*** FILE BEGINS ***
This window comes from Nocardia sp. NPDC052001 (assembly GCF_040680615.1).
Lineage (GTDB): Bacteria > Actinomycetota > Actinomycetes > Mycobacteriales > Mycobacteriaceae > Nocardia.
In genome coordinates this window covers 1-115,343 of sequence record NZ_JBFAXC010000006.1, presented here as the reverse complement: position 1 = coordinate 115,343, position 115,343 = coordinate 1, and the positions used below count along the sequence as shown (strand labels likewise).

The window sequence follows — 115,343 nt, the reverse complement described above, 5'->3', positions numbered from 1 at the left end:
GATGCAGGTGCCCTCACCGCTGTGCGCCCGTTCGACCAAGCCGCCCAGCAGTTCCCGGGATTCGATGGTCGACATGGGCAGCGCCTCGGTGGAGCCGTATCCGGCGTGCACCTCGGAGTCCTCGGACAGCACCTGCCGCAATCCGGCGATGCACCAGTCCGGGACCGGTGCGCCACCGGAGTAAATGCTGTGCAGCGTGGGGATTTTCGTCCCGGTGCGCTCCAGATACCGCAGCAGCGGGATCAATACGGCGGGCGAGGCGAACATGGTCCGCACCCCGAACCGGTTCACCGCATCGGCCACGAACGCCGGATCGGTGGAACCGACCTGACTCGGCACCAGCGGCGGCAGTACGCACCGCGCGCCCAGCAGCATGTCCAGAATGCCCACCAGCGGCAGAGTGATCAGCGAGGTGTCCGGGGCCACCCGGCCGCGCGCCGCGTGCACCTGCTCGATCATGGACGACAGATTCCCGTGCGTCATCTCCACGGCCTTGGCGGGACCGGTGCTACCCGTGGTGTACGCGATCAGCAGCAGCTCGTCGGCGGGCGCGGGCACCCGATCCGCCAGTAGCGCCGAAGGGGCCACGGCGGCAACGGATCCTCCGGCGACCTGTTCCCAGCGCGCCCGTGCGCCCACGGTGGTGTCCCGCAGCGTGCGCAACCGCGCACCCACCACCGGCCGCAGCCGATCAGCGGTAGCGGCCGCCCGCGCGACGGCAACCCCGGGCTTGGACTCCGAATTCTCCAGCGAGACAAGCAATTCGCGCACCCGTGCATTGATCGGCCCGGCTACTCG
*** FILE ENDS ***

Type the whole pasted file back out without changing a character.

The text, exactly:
This window comes from Nocardia sp. NPDC052001 (assembly GCF_040680615.1).
Lineage (GTDB): Bacteria > Actinomycetota > Actinomycetes > Mycobacteriales > Mycobacteriaceae > Nocardia.
In genome coordinates this window covers 1-115,343 of sequence record NZ_JBFAXC010000006.1, presented here as the reverse complement: position 1 = coordinate 115,343, position 115,343 = coordinate 1, and the positions used below count along the sequence as shown (strand labels likewise).

The window sequence follows — 115,343 nt, the reverse complement described above, 5'->3', positions numbered from 1 at the left end:
GATGCAGGTGCCCTCACCGCTGTGCGCCCGTTCGACCAAGCCGCCCAGCAGTTCCCGGGATTCGATGGTCGACATGGGCAGCGCCTCGGTGGAGCCGTATCCGGCGTGCACCTCGGAGTCCTCGGACAGCACCTGCCGCAATCCGGCGATGCACCAGTCCGGGACCGGTGCGCCACCGGAGTAAATGCTGTGCAGCGTGGGGATTTTCGTCCCGGTGCGCTCCAGATACCGCAGCAGCGGGATCAATACGGCGGGCGAGGCGAACATGGTCCGCACCCCGAACCGGTTCACCGCATCGGCCACGAACGCCGGATCGGTGGAACCGACCTGACTCGGCACCAGCGGCGGCAGTACGCACCGCGCGCCCAGCAGCATGTCCAGAATGCCCACCAGCGGCAGAGTGATCAGCGAGGTGTCCGGGGCCACCCGGCCGCGCGCCGCGTGCACCTGCTCGATCATGGACGACAGATTCCCGTGCGTCATCTCCACGGCCTTGGCGGGACCGGTGCTACCCGTGGTGTACGCGATCAGCAGCAGCTCGTCGGCGGGCGCGGGCACCCGATCCGCCAGTAGCGCCGAAGGGGCCACGGCGGCAACGGATCCTCCGGCGACCTGTTCCCAGCGCGCCCGTGCGCCCACGGTGGTGTCCCGCAGCGTGCGCAACCGCGCACCCACCACCGGCCGCAGCCGATCAGCGGTAGCGGCCGCCCGCGCGACGGCAACCCCGGGCTTGGACTCCGAATTCTCCAGCGAGACAAGCAATTCGCGCACCCGTGCATTGATCGGCCCGGCTACTCG